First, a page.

Early on in the COVID-19 pandemic, anecdotal reports in popular media suggested that there was low risk perception of the disease among communities and hesitancy to implement prevention and mitigation measures. The government of Uganda mostly employed a top-down approach in implementing COVID-19 prevention and mitigation measures, with limited meaningful community engagement as part of the response. Consequently, this left many people unconvinced about the existence of the pandemic and relevance of the mitigation measures. As such, there was negative perception of the mitigation measures and a reluctancy to implement them.
These observations were revealed in a new study titled: ‘Owning our future through community engagement: enhancing uptake of COVID-19 prevention and mitigation measures’ whose research findings were disseminated on August 3 2021 at Makerere University’s College of Health Sciences (MakCHS). The study was conducted between November 2020 and January 2021 by a team of researchers led by Prof. Nelson Sewankambo as Principal Investigator. Others were: Dr. David Kaawa-Mafigiri from Makerere University’s College of Humanities and Dr. Daniel Semakula from MakCHS. The study, conducted in Nakawa and Kawempe divisions of Kampala, aimed to assess the prevailing attitudes and perceptions towards COVID-19 mitigation measures; the likelihood of accepting a potential COVID-19 vaccine and the impact of the disease on livelihoods among vulnerable populations in Kampala. It was funded by the Government of the Republic of Uganda through the Makerere University Research and Innovations Fund (MakRIF).
During the dissemination, Prof. Sewankambo told participants that since the onset of the COVID pandemic in Uganda, there has hardly been any community engagement to empower individuals, households and communities to take charge of their health and social wellbeing.
“We know that community engagement was a success feature in controlling the Ebola Virus Disease epidemics in Uganda, Democratic Republic of Congo and West Africa. However, the impact of community engagement in the COVID-19 pandemic is unknown for policy and action,” Prof Sewankambo said.
Therefore, the study hypothesized that the success of any measures against the COVID-19 pandemic required community participation, ownership and sustainability of the efforts at grassroot levels.
Using survey questionnaires, household conversations, focus group discussions and in-depth interviews, over 1200 men, women and children aged above 12 in 858 households were examined. Survey results indicate that majority of the participants were aware of COVID-19 prevention measures with use of face masks being most renown (n=768 (90.57%)) followed by handwashing (n=743 (87.62%)). Others were: use of an alcohol-based sanitizer (n=537 (63.33%)), avoiding crowds (n= 491 (57.9%)), staying at home (n= 355 (41.86%)) and avoiding physical greetings (n=326 (38.44%)).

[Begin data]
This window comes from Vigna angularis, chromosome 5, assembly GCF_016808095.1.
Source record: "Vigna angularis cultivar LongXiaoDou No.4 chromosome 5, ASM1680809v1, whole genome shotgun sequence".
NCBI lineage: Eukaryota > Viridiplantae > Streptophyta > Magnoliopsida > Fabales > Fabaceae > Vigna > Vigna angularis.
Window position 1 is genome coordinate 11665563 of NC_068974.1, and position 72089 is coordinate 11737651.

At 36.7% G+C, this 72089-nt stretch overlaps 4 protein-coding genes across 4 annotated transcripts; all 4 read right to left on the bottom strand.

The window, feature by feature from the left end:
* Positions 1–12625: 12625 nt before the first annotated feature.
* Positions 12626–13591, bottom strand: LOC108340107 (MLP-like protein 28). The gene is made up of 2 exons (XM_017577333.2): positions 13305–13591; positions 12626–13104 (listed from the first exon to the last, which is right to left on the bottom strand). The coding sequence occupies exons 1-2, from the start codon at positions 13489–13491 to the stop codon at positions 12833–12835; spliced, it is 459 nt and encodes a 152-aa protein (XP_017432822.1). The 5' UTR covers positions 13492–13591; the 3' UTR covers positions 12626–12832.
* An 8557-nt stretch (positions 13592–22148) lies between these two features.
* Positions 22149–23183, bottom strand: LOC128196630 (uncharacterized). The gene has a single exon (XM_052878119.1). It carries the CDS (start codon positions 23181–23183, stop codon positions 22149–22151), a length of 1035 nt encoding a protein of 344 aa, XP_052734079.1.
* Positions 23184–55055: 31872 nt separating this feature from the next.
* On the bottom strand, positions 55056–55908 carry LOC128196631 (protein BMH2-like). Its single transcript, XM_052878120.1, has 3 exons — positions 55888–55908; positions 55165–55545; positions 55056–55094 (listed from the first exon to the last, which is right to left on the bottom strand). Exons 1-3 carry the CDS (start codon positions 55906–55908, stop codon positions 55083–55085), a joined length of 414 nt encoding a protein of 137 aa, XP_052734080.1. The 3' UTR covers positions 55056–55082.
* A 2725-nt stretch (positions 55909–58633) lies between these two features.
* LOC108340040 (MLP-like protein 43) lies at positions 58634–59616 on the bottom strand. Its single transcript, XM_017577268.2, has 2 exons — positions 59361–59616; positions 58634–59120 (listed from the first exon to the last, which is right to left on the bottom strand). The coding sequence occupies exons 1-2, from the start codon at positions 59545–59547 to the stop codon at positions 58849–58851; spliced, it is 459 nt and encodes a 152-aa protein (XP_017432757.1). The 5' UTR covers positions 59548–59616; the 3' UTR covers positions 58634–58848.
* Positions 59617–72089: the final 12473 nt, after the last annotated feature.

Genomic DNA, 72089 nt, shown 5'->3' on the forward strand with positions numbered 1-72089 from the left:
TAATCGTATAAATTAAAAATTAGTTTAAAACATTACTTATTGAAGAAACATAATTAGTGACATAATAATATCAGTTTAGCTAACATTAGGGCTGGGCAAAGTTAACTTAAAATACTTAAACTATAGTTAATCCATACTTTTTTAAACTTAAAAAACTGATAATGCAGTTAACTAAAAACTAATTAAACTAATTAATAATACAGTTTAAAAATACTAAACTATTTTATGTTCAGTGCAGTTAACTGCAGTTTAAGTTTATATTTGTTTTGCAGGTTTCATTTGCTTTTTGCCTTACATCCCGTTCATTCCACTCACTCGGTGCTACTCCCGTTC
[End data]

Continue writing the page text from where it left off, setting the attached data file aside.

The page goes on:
However, despite being aware of these prevention measures, Dr. Semakula reported that adherence substantially reduced by month eight of the pandemic. For example, majority (n= 675 (80%)) did not wear masks at all, or wore them inappropriately such as under their chins, or foreheads or partially covering the mouth by month eight of the pandemic. Similarly, only a small fraction (n=130 (15.6%)) of participants washed their hands (with or without soap) regularly when the opportunity presented, e.g., after greeting visitors, touching unhygienic objects, or visiting washrooms.
“Several reasons might explain these findings: first, as the cases of COVID-19 reduced, the public probably became more complacent. Secondly, the top-down approach adopted by government at the beginning of the pandemic was no longer effective and required supplementary strategies such as community engagement,” Dr Semakula told participants while presenting results from the survey.
He added that the public increasingly lost trust in government amidst accusations of perceived misappropriation of resources, and failure to provide the public with the much-needed social protections. Notably, low adherence to the prevention measures was also reported among some of the enforcers of the social measures and was associated with ‘prevention fatigue’.